The Wall Jump

Where as in other games from the time like Mega Man X the wall jump is as simple as pressing the jump button against a wall repeatedly to climb up that wall, in Super Metroid that requires mastery, as you must be spin jumping against a wall and then go to the opposite direction of that wall and press the jump button WITH THE RIGHT TIMING! It’s incredibly satisfying to master the usage of wall jump, as it allows for the player to sequence break through levels that not only accommodate, but even encourage learning how to properly use the wall jump. And that’s not even the only hidden movement tech in the game either, there is also the Shine Spark which allows you to jump insane heights as long as you get enough momentum to use the speed booster.

And speaking of the upgrades themselves, they are all really fun to use in their own right. As I mentioned in the first paragraph of this section, they all open up new possibilities for uncovering secret upgrades in incredibly rewarding ways, but aside from that, a lot of upgrades make traversing the map incredibly fun as well, as you can just blast through every area at a quick pace to make backtracking engaging, with notable ones being the aforementioned Speed Booster which allows you to run at a insane speed as long as you gather enough momentum through running in a large straight line, and the grappling hook which, when latched onto specific blocks, will allow Samus to launch herself from larger gaps.

All of this lends for some of metroidvania’s, heck, even some of 2D platformers’s finest controls and movement ever seen, movement which many metroidvanias still haven’t quite matched. But here’s the kicker…

Maridia: An Incredible World and Level Design Chock Full of Secrets

You can’t simply make a game with controls as good as these without putting them to good use, don’t get me wrong, you can literally do that, but that would make it a pretty lackluster experience, wouldn’t it (isn’t that right Jedi Academy)? Here’s where I finally talk about the elephant in the room:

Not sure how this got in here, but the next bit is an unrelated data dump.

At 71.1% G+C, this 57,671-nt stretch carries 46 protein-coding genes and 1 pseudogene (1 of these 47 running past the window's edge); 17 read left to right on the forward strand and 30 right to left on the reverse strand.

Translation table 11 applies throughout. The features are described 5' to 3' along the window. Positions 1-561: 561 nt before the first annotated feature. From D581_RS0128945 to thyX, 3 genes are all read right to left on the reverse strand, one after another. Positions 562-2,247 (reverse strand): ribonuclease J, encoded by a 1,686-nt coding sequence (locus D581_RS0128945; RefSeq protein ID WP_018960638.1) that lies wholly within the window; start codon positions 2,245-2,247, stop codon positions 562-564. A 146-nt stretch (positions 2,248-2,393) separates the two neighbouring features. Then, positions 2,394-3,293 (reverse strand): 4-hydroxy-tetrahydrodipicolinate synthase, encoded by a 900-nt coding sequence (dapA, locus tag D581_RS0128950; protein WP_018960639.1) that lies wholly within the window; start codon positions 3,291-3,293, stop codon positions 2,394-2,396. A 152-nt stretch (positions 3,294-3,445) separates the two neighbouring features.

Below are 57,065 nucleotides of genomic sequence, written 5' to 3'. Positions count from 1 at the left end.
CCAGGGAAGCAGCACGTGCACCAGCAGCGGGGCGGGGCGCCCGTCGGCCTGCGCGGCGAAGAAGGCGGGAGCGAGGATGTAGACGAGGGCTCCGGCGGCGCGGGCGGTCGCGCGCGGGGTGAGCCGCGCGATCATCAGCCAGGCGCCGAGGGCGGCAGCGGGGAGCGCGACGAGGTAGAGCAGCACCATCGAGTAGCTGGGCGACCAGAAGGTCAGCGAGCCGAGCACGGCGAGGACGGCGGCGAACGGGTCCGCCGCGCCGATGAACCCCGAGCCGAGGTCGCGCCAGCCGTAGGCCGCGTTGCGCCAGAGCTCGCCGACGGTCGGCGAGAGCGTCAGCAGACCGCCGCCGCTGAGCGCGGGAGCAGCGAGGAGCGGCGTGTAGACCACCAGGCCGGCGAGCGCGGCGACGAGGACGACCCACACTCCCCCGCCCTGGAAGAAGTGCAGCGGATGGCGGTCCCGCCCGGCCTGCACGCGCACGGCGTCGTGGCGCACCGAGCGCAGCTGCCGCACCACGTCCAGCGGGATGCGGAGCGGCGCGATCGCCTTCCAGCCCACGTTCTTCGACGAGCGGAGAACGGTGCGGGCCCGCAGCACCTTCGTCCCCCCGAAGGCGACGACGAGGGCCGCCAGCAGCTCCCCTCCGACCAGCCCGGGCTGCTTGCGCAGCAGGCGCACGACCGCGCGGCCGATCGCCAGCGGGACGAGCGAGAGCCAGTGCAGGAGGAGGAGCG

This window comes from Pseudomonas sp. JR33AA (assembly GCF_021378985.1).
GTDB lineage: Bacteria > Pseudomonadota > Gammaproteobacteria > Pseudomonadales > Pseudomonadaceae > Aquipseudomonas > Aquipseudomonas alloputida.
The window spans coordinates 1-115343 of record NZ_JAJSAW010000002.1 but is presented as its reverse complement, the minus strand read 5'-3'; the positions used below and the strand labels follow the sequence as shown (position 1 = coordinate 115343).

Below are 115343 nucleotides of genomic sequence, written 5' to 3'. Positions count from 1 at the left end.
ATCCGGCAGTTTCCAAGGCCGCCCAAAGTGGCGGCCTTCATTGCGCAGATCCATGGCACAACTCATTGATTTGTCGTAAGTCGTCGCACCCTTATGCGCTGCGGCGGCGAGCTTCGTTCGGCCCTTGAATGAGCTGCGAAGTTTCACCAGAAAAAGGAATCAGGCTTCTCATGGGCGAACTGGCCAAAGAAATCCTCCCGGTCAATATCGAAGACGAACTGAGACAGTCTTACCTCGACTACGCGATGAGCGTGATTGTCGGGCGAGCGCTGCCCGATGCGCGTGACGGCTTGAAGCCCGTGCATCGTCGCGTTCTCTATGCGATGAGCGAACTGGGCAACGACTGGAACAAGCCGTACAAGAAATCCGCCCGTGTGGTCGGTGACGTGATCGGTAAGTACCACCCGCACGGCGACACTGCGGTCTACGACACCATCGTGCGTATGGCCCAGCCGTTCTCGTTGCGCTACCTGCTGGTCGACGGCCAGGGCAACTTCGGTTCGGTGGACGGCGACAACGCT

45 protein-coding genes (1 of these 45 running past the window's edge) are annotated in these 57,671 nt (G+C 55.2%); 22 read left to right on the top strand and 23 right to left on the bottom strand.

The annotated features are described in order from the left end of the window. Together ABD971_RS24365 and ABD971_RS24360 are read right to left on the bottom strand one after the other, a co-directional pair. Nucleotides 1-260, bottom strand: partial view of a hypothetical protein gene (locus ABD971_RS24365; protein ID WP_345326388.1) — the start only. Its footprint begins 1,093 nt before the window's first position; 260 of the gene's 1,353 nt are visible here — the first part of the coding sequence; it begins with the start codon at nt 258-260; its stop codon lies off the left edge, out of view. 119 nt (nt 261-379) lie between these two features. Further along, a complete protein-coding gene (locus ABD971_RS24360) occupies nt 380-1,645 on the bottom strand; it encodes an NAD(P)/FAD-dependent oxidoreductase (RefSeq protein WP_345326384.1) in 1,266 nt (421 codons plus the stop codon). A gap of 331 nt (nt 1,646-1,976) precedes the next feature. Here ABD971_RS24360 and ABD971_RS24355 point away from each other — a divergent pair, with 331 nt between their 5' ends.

The level design

It has some of the most intricate level design ever seen. It manages to be both linear and open-ended at the same time, never feeling too confusing and always being pretty clear where to go but also open enough to encourage you to explore it to its fullest, and damn there is a lot to unpack here, there are a ton of hidden collectables, and by ton I mean so many that by the time I had beaten the game, I hadn’t even got 60% of progress in the game, and it was still fun as hell to find out all the upgrades I did find, since the game forces the player to fully learn how to best use every upgrade and movement tech and will make many concessions to the 100% Nutcases who want to get the most out of exploring Zebes.

Now about that “linear and open-ended at the same time” stuff, despite how big its levels are in comparison to any contemporary released at the time, the game still manages to communicate to the player where to go really well, not only in how the game generally teases you on what's to come with all the gateways (literal or figurative) locked behind different upgrades, but also in how the pathways are always cleverly designed in a way that the player still ends up knowing where to go but becomes willing to engage with what’s outside the main path towards the next major boss/upgrade, and even when you need to use a bomb to progress through, it’s often fairly logical where you need to use the bomb, all of that without ever explicitly telling you where to go (unlike some other titles in the same franchise).

Actually, I was going to reach the ultimate conclusion here but…

Wrecked Ship: A Interactive Painting Disguised as a Game